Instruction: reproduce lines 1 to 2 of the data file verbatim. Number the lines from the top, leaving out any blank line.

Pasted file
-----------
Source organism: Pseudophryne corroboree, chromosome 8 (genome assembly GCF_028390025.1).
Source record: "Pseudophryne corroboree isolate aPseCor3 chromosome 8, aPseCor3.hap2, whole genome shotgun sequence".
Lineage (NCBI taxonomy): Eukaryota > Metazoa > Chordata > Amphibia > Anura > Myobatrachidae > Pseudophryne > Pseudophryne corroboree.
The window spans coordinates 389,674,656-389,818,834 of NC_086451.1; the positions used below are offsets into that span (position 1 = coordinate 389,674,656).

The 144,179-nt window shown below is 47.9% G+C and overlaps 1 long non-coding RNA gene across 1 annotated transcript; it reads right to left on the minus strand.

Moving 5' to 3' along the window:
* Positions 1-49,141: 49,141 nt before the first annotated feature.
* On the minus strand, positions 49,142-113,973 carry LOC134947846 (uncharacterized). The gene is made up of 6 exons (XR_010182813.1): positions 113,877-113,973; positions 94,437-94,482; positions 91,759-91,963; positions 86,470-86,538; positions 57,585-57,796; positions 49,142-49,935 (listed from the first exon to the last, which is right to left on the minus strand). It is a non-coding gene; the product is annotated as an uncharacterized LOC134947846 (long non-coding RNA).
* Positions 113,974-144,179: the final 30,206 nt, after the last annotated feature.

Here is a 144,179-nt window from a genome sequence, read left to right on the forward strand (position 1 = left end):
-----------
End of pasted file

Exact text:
Source organism: Pseudophryne corroboree, chromosome 8 (genome assembly GCF_028390025.1).
Source record: "Pseudophryne corroboree isolate aPseCor3 chromosome 8, aPseCor3.hap2, whole genome shotgun sequence".